Germany – The German government approved the so-called “Easter Package,” which represents the most significant changes to German energy policy since the implementation of competitive auctions in 2017.
Germany intends to use 80 percent renewable energy in total electricity consumption by 2030. Germany intends to install 10 GW of new onshore wind energy every year beginning in 2025. The Government proposal raises annual auction volumes to up to 12 GW in order to achieve this expansion in onshore wind. The package also increased German offshore wind targets, implying that Germany will build more than 10 GW of new wind capacity each year beginning in 2025.
Germany’s Economy and Energy Minister, Robert Habeck, announced that the German government had passed a historic 500-page package aimed at accelerating renewable energy deployment and expanding grid connections. This so-called “Easter Package” is a clear commitment to an energy system based on renewables. It will mark the beginning of a massive increase in wind, solar, and grid deployment in Germany.
In light of the Ukraine conflict, the German government has repeatedly emphasized the importance of renewables for Germany’s energy security. Renewables, according to Finance Minister Christian Lindner, are “freedom energies.”
New onshore wind
Changes to Germany’s Renewable Energy Law (EEG) are at the heart of the package, enshrining a new renewable energy target of 80% of total electricity consumption by 2030. This entails doubling the share of renewables in German electricity, which was 42 percent in 2021. According to the government, rapid adoption of electric vehicles (EVs) and renewable-based electrification of industry and heating will result in a total electricity demand of 750 TWh by 2030. Germany aims to meet nearly 100 percent of its electricity demand with renewables by 2035.
In order to accomplish this, the package modifies annual auction volumes as well as annual wind energy installation targets. Germany intends to install 10 GW of new onshore wind capacity per year beginning in 2025. Annual auction volumes will be increased to up to 12 GW per year to make this possible. On this trajectory, Germany would have 115 GW of onshore wind capacity by 2030.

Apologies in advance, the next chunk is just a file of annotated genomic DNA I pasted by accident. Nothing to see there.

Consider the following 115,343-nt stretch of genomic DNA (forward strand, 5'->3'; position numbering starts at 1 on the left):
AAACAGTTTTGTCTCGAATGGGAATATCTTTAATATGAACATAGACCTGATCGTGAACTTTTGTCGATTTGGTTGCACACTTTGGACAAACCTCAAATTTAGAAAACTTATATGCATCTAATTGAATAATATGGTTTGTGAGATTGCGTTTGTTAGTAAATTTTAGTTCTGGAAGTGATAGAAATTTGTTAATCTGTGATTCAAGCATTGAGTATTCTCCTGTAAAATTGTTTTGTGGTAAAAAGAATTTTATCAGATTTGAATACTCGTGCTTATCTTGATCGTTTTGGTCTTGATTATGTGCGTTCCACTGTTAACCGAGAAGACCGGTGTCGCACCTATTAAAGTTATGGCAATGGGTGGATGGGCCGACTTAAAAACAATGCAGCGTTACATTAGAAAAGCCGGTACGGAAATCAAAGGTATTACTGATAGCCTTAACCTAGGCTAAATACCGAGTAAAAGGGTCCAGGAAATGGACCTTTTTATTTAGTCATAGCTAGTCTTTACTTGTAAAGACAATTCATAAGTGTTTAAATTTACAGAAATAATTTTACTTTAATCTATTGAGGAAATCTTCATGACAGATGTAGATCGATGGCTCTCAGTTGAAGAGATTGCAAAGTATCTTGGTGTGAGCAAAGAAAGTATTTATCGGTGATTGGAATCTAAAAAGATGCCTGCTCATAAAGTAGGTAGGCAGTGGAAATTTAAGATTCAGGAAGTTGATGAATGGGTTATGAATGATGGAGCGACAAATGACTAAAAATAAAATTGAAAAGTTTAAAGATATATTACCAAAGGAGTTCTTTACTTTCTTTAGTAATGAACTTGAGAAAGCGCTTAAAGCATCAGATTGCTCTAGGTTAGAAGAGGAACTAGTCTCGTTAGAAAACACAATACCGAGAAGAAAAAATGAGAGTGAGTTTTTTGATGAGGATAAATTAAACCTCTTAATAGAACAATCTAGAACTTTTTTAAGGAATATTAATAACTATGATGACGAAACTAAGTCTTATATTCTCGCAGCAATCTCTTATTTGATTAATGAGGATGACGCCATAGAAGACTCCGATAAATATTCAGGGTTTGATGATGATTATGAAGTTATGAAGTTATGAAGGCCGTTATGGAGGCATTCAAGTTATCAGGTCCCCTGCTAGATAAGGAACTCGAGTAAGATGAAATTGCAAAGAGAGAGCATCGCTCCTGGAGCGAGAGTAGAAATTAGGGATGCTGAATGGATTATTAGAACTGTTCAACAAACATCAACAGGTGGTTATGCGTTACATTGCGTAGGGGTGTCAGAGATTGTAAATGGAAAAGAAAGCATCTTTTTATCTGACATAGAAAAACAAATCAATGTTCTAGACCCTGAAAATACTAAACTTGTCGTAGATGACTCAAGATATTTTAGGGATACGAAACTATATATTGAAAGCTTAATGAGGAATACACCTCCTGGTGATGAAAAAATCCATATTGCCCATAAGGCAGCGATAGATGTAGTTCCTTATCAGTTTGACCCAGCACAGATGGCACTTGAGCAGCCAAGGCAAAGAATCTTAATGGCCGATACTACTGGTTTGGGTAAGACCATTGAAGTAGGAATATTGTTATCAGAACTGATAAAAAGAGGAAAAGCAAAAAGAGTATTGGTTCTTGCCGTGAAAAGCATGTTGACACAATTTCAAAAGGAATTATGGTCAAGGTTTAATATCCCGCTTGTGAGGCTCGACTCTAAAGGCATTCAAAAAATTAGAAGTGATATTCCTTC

The definition of renewable energies as an overriding matter of public interest and public security is central to the Easter Package. This will expedite the approval of new renewable energy projects and reduce delays caused by legal appeals. The definition excludes military interests. Grid planning will be aligned with the accelerated expansion of renewables, with the addition of 36 new grid expansion and optimization projects.
To mitigate the impact of rising electricity prices on businesses and households, the German government decided to abolish the EEG levy previously paid by electricity consumers and begin funding renewable energy projects from the federal budget.
The package envisions new offshore wind targets of 30 GW by 2030, 40 GW by 2035, and at least 70 GW by 2045. To make this a reality, the German government has committed to prioritizing offshore wind in maritime spatial planning, shortening permitting procedures, and hiring more staff in permitting authorities.
Furthermore, the package intends to auction off undeveloped sites. In the future, the expansion of offshore wind in Germany will be based on two equally important pillars: auctions of pre-surveyed sites by state authorities on the one hand, and auctions of sites that have not yet been pre-developed on the other. Centrally pre-developed areas would be auctioned off based on price, with successful bidders receiving 20-year Contracts for Difference (CfDs). Many other European countries have used CfDs successfully. Not-centrally-developed areas would be auctioned off in accordance with a set of criteria, which would include qualitative criteria as well.
It is critical that these qualitative criteria allow for differentiation among individual bids while not significantly increasing planning and financing costs. The government is also investigating the possibility of auctioning wind energy in conjunction with renewable hydrogen production.
In this political term, the Easter Package is not the last legislative change for wind energy. To reduce Germany’s reliance on Russian fossil fuel imports, Habeck promised to push the previously announced “Summer Package” into May. This package will include a national repowering strategy, new measures to ensure sufficient wind energy sites, permitting improvements, and a new strategy to balance wind energy expansion with biodiversity and nature protection.
Earlier this week, the government announced plans for a new approach to nature and species protection in order to ensure environmentally friendly wind energy expansion. Furthermore, the government announced yesterday improvements to the peaceful coexistence of onshore wind farms and civil aviation radar stations, as well as weather radars.
The government will reduce the minimum distance between wind turbines and radar stations in order to make room for an additional 5 GW of wind energy, or approximately 1,000 new turbines.
Supply chain disruptions, rising international prices for raw materials and components, and a potential shortage of sufficiently skilled workers, according to Minister Habeck, are the main challenges to future growth. He promised to work closely with the German wind industry to overcome these obstacles and ensure that the ambitious new volumes are delivered.